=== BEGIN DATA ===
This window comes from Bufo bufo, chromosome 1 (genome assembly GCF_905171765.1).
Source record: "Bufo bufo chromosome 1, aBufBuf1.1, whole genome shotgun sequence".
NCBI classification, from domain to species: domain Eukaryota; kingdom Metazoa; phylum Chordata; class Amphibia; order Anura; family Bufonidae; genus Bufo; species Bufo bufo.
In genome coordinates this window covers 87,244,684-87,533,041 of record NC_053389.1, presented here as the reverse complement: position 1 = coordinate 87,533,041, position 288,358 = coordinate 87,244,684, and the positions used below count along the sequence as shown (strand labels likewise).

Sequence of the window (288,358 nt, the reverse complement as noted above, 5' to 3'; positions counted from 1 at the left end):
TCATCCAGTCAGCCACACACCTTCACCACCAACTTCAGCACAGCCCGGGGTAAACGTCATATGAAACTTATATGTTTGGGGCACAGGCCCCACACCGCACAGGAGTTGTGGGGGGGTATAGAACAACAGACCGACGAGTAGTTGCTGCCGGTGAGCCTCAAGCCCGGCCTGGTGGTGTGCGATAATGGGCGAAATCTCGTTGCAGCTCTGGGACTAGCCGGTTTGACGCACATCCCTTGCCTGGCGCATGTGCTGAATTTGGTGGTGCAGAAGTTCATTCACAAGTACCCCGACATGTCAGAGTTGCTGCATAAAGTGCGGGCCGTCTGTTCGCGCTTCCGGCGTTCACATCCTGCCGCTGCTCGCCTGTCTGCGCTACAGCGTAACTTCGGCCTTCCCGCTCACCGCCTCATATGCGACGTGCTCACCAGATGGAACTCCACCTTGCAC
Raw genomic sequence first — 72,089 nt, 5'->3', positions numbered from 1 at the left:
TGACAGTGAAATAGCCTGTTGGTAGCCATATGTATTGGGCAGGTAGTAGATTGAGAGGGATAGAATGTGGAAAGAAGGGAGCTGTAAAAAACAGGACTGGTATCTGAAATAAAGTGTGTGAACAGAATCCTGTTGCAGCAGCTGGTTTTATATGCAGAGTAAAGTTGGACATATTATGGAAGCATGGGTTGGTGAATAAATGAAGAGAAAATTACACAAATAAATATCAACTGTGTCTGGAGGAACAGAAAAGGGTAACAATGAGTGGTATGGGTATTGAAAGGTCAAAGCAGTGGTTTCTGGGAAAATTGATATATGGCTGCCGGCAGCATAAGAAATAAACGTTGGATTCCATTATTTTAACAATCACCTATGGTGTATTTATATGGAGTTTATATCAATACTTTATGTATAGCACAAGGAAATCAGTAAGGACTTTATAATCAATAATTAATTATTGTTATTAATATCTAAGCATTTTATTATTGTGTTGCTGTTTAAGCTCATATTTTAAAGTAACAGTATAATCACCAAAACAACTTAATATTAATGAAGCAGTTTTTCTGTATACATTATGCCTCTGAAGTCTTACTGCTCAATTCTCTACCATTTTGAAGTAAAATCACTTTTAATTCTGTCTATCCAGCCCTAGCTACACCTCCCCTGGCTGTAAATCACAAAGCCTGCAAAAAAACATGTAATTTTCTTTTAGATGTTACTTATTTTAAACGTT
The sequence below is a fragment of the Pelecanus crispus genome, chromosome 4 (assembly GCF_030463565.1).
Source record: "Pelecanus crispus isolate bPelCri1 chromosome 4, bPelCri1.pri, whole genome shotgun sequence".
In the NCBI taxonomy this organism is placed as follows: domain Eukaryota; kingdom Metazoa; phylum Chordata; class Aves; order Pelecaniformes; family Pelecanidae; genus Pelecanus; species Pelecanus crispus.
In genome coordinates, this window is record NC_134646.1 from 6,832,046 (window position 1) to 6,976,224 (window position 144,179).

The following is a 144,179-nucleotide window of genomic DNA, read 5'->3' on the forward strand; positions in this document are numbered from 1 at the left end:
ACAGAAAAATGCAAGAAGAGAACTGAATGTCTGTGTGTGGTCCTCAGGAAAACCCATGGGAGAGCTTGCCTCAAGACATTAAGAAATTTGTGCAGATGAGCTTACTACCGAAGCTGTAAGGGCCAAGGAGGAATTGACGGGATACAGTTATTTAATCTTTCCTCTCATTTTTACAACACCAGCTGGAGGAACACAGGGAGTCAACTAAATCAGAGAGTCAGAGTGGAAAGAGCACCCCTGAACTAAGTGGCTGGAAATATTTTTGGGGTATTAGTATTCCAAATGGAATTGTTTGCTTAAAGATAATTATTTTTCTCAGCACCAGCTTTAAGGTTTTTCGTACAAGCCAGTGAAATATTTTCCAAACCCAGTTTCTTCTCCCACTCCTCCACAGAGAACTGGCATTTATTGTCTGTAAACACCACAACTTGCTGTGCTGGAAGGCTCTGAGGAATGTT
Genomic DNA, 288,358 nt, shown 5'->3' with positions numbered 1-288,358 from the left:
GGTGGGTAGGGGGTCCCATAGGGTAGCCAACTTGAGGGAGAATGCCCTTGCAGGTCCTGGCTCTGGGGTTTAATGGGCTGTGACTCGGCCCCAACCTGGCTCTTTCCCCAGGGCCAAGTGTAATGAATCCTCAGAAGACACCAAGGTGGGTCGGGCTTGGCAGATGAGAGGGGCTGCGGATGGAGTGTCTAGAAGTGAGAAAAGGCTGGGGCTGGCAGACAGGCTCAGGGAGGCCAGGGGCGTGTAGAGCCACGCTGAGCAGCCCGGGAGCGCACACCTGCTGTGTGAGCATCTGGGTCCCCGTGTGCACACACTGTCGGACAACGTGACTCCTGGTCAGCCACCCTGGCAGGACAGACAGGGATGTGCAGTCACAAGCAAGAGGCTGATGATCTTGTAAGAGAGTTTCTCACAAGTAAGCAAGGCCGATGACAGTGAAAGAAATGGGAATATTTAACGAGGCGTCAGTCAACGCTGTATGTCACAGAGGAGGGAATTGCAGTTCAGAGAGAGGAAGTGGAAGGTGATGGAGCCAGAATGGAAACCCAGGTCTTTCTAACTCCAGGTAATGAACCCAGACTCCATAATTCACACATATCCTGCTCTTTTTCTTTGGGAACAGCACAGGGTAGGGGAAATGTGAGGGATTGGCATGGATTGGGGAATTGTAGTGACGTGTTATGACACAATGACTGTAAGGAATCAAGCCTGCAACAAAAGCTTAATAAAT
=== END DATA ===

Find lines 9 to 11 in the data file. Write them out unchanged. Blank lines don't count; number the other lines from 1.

The sequence below is a fragment of the Pelecanus crispus genome, chromosome 4 (assembly GCF_030463565.1).
Source record: "Pelecanus crispus isolate bPelCri1 chromosome 4, bPelCri1.pri, whole genome shotgun sequence".
In the NCBI taxonomy this organism is placed as follows: domain Eukaryota; kingdom Metazoa; phylum Chordata; class Aves; order Pelecaniformes; family Pelecanidae; genus Pelecanus; species Pelecanus crispus.